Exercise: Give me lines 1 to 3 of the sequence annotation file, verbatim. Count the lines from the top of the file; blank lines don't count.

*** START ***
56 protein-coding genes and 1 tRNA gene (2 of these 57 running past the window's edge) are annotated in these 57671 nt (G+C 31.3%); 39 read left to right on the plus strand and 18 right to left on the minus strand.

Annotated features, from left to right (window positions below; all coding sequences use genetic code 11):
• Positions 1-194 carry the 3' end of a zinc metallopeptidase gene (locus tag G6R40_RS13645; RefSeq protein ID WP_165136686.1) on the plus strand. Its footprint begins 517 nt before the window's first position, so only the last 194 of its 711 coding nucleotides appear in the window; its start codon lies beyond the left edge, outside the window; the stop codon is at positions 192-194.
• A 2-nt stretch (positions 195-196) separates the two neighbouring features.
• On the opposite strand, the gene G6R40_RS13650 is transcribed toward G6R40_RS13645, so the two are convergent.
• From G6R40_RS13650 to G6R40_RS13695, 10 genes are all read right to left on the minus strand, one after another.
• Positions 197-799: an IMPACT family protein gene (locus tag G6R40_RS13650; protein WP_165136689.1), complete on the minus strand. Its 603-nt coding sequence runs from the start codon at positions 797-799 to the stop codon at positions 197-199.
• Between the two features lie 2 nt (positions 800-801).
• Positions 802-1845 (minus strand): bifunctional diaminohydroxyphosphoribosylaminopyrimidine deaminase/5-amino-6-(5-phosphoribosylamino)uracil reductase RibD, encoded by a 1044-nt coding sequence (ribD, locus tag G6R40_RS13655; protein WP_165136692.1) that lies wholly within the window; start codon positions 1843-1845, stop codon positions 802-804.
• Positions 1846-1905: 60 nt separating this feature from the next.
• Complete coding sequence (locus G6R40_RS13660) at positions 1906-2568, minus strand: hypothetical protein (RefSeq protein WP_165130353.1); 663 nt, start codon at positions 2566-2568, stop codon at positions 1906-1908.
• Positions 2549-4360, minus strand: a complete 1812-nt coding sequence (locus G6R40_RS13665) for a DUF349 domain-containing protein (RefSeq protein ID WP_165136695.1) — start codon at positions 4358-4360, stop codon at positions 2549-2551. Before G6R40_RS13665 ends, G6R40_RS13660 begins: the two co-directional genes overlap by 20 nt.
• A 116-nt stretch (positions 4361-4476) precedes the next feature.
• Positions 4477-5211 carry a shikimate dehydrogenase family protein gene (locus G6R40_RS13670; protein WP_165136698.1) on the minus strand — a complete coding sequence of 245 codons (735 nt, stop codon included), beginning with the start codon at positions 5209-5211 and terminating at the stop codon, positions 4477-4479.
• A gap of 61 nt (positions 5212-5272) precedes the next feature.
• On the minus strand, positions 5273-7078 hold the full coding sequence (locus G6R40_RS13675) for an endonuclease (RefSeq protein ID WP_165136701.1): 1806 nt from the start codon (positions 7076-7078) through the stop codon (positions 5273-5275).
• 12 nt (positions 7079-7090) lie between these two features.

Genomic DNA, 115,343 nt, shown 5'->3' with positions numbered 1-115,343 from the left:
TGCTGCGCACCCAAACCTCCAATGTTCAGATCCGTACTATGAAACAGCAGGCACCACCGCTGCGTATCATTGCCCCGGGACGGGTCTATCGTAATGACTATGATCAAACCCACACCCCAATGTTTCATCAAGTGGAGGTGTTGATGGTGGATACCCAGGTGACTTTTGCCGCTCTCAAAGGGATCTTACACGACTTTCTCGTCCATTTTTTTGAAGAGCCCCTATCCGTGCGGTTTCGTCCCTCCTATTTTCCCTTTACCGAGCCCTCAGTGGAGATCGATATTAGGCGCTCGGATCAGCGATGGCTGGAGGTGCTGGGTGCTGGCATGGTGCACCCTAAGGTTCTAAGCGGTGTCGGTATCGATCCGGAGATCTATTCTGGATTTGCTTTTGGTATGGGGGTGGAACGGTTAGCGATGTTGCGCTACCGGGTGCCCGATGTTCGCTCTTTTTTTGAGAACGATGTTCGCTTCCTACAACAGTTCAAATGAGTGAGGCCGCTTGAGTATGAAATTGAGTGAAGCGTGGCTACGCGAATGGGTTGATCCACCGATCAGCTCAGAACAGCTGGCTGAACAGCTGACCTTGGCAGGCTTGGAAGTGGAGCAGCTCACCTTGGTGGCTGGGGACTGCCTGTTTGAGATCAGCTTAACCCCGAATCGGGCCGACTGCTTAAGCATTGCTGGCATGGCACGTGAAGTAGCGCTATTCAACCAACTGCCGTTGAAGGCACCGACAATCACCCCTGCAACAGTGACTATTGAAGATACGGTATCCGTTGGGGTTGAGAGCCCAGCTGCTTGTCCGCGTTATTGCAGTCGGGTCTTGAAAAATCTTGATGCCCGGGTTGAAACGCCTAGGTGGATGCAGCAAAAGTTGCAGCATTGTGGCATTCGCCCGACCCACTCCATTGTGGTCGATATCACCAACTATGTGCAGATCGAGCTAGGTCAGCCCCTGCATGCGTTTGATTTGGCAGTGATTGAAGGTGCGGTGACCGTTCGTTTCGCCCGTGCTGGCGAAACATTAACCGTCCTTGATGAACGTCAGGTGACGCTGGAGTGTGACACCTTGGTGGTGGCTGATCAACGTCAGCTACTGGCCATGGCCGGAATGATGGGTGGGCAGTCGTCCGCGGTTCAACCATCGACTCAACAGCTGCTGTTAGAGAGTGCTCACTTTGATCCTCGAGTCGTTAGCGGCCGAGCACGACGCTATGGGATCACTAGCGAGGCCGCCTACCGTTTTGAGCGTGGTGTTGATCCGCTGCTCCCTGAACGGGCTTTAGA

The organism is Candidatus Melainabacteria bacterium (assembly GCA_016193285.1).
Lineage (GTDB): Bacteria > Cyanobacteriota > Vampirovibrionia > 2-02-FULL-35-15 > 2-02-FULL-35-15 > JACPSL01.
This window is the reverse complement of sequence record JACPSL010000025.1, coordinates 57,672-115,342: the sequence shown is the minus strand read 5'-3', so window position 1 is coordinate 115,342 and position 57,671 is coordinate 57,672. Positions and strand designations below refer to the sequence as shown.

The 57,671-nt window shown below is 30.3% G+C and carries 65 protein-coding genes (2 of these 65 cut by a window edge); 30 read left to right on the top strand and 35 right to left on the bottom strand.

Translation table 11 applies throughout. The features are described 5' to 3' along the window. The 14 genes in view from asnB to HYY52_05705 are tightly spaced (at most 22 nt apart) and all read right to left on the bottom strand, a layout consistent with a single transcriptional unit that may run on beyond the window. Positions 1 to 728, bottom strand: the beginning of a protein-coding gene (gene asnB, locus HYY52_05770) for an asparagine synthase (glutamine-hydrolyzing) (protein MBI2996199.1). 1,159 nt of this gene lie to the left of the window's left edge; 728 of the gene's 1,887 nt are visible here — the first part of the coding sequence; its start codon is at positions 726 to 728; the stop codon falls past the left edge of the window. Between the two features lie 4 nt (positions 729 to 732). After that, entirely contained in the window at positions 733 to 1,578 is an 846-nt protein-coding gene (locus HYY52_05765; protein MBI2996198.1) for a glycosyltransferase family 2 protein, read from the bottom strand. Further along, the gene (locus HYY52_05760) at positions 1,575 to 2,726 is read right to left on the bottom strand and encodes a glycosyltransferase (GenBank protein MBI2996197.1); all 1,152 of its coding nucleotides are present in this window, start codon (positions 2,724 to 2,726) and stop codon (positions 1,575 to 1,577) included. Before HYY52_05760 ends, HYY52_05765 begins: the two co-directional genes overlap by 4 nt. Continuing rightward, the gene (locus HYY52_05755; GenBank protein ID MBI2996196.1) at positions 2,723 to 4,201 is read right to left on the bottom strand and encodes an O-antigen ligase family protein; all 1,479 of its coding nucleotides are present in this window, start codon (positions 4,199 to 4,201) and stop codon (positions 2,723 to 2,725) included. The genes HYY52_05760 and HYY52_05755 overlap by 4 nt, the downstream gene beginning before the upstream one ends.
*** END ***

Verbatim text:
56 protein-coding genes and 1 tRNA gene (2 of these 57 running past the window's edge) are annotated in these 57671 nt (G+C 31.3%); 39 read left to right on the plus strand and 18 right to left on the minus strand.

Annotated features, from left to right (window positions below; all coding sequences use genetic code 11):
• Positions 1-194 carry the 3' end of a zinc metallopeptidase gene (locus tag G6R40_RS13645; RefSeq protein ID WP_165136686.1) on the plus strand. Its footprint begins 517 nt before the window's first position, so only the last 194 of its 711 coding nucleotides appear in the window; its start codon lies beyond the left edge, outside the window; the stop codon is at positions 192-194.